It’s been nearly one year since the April 20, 2010, blowout of the Deepwater-Horizon that sent millions of barrels of oil into the Gulf of Mexico. As the anniversary approaches, news networks are preparing their “one year later” reports, and other interest groups are planning to mark the occasion in various ways.
ABC News is soliciting its viewers, asking them to submit questions they would like answered in the network’s coverage on World News with Diane Sawyer. Those interested can submit questions or comments here.
Georgia Public Broadcasting is reaching out to teachers and students to participate in a webinar on April 19, hosted by biologist, environmentalist, author and Emmy winner Jeff Corwin. The webinar will take an in-depth look at the impact of the oil spill, examining the ecological effects of the spill on life in the surrounding ecosystem and beyond. You can register for the webinar at gpb.org.
The Surfrider Foundation plans to mark the anniversary of the spill with a press conference and paddle out event at St. Pete Beach, Fla., on April 17. Surfrider Foundation activists and and coastal enthusiasts are pressing for a Constitutional Amendment to ban nearshore drilling in Florida.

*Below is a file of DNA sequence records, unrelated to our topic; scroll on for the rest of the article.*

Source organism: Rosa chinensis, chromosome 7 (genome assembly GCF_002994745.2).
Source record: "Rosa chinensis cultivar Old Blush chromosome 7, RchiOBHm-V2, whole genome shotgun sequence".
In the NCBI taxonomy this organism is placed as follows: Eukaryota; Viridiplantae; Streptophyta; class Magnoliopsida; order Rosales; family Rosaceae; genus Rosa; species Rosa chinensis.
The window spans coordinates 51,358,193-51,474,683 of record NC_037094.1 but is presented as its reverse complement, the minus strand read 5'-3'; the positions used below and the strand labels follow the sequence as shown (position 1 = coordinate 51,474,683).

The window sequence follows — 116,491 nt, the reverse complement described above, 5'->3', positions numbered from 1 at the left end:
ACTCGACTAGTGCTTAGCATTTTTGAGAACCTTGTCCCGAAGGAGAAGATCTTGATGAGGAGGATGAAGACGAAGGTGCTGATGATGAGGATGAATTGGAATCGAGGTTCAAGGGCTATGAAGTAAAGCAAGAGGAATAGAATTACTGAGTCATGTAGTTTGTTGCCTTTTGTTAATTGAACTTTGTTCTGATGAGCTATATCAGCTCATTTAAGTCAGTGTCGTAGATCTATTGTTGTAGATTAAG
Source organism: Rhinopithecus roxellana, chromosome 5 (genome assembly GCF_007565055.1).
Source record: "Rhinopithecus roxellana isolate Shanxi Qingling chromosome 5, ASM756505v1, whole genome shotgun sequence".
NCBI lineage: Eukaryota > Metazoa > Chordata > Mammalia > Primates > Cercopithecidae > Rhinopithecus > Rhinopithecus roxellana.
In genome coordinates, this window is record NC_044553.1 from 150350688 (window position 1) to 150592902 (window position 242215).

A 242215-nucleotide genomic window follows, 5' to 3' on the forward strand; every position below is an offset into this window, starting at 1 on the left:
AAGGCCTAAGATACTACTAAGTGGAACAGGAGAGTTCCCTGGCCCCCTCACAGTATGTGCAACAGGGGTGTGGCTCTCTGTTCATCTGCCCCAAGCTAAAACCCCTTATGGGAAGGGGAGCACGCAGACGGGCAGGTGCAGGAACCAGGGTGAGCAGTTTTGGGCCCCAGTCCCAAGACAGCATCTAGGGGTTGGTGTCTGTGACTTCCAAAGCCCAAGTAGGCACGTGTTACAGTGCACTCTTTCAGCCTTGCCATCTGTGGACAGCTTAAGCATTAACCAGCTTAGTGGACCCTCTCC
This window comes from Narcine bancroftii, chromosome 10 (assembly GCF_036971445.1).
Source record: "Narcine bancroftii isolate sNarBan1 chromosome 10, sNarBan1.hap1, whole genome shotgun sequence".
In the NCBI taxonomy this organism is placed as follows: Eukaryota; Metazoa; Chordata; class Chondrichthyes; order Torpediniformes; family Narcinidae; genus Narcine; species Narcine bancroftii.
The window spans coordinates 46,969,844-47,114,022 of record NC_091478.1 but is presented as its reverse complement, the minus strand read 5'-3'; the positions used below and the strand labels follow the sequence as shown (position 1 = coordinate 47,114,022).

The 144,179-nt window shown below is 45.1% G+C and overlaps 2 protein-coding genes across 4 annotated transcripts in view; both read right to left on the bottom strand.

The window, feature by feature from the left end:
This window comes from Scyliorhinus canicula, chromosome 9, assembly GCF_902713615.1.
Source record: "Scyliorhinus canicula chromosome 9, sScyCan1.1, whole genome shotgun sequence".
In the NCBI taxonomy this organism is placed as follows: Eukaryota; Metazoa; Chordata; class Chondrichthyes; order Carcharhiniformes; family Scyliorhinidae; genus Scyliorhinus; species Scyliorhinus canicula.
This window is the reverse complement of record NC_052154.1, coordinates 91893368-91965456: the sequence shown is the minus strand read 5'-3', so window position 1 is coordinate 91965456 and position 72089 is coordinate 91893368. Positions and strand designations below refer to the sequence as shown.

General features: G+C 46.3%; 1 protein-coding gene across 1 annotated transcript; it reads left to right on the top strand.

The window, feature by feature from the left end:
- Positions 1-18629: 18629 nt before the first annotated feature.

The Business Civic Leadership Center of the U.S. Chamber of Commerce and Prudential have partnered with the New Orleans Regional Planning Commission to support the Gulf Coast Alliance, a coalition comprised of chambers and other business support organizations committed to changing the game in the Gulf. The group has been meeting by phone for the past year to share successes, issues, problems, and to implement solutions. The Alliance has also been working to market the Gulf Coast as a single entity (the Gulf Coast Brand), to leverage the different communities strengths for the success of all.
The Alliance is meeting together, in person, this week to discuss the shared economic future of the Gulf Coast, one year after the spill.
Meanwhile, climbing prices and a limited supply of fresh seafood from the Gulf continue to slow the recovery. Seafood marketers say that a year after the spill, customers are still questioning the seafood’s safety, but not as much.
While shipments from the Gulf are more plentiful, higher prices still linger. Many suppliers are still turning to other sources of fresh seafood, such as Alaska and Hawaii. Some items, such as oysters, are still hard to come by.
One year after the oil spill, many say this coming year will tell a lot about the future of seafood in the Gulf region.